• Reversing the effects of gravity can improve positively your mood, since blood and oxygen flow to the brain, it has both an energizing and calming effect. The upside down position can alleviate insomnia and by reducing the production of the “stress hormone”, cortisol, can help in the short-term but could also relieve minor depression and anxiety in a regular basis practice.
  • Helps to stimulate the entire endocrine system. The inversion stimulates the pituitary gland in the head, which helps the set point for a healthy weight. The inversion brings blood to the thyroid glands to help regulate the production of T3 and T4, which also affects metabolism.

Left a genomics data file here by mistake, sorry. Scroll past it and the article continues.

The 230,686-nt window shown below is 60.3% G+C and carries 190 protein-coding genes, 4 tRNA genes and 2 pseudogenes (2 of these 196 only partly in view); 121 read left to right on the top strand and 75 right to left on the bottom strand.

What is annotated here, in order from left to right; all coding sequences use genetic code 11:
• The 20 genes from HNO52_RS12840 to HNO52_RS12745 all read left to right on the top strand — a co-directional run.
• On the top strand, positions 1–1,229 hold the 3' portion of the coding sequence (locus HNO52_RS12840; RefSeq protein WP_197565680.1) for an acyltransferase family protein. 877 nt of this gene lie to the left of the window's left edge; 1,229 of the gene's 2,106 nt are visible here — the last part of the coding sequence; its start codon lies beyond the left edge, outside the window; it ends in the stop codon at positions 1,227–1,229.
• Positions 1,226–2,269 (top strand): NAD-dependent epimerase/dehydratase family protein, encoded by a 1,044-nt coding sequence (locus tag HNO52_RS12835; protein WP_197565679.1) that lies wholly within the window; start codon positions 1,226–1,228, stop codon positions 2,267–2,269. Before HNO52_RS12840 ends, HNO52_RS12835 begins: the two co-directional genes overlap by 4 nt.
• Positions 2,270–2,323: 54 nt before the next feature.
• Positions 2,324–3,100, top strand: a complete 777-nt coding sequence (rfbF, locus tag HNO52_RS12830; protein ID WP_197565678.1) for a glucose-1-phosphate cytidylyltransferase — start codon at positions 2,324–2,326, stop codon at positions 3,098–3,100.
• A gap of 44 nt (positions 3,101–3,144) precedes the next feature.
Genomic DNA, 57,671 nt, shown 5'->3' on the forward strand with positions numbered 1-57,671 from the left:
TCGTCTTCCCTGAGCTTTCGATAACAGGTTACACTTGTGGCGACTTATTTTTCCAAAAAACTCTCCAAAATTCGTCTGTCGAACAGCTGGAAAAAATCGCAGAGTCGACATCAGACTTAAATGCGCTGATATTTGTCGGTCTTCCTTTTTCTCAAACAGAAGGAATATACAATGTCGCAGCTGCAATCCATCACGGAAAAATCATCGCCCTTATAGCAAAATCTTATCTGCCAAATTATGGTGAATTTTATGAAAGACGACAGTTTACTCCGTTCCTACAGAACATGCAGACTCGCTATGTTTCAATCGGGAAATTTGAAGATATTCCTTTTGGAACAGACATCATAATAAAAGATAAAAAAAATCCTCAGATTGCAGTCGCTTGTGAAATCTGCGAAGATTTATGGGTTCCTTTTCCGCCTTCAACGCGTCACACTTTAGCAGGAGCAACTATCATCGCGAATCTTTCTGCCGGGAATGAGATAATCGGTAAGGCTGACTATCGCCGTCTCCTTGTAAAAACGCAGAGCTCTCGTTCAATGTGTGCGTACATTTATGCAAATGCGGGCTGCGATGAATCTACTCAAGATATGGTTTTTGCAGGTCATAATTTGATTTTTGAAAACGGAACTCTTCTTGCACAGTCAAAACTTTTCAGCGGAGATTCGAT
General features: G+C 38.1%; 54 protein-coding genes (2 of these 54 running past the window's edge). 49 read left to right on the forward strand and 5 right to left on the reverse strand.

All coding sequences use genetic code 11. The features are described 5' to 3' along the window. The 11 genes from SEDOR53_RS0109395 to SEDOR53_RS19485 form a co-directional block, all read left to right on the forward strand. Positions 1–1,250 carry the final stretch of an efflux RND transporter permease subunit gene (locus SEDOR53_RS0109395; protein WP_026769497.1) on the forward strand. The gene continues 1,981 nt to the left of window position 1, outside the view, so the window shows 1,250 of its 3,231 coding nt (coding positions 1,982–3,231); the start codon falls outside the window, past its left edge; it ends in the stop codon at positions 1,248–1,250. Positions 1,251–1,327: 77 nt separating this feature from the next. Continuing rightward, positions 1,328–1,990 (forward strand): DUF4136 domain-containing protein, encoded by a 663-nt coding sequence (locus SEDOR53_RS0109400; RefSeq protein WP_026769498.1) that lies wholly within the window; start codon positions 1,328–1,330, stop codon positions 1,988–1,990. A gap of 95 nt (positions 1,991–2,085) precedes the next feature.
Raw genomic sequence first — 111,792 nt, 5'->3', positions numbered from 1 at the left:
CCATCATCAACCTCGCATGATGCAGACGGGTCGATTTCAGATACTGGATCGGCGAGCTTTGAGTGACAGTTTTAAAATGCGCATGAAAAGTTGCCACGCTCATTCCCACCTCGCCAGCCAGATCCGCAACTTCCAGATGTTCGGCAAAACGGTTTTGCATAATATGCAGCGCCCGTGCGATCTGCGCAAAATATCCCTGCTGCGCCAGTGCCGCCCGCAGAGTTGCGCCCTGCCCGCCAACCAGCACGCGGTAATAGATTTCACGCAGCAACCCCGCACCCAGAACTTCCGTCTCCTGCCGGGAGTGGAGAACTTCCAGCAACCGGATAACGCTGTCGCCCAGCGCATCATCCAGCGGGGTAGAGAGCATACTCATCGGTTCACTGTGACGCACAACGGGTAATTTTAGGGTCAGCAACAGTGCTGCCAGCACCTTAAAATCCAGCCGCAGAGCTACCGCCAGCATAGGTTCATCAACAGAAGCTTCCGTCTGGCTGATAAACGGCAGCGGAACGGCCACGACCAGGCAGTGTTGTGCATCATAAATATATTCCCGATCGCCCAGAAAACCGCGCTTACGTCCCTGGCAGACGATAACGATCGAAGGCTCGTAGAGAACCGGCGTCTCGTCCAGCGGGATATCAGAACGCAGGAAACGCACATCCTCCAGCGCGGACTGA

• It helps building confidence and trust in your inner potential and strength.

Risk and precautions


It’s important to practice handstand being mindful of good alignment. Always warm up before and work with a certified instructor. Build strength in your upper body with intermediate preparatory exercises. Practice the poses next to a wall, with the help of your teacher or an experienced practitioner to learn with more security how to stabilize the balance. After you come out of the pose, take a child pose with your two fists stacked between your forehead and the floor. Check with your doctor before if you have a heart condition, high blood pressure, eye problems, carpal tunnel or any injury in your head, shoulders, arms, wrist or back, or if you are pregnant.

Actions – step by step


  • First, get into the downward-facing dog pose (Adho Mukha Svanasana) with your fingertips a few inches away from a wall and your hands shoulder-width apart. Keep your palms open and grounded on the mat, fingers spread out wide.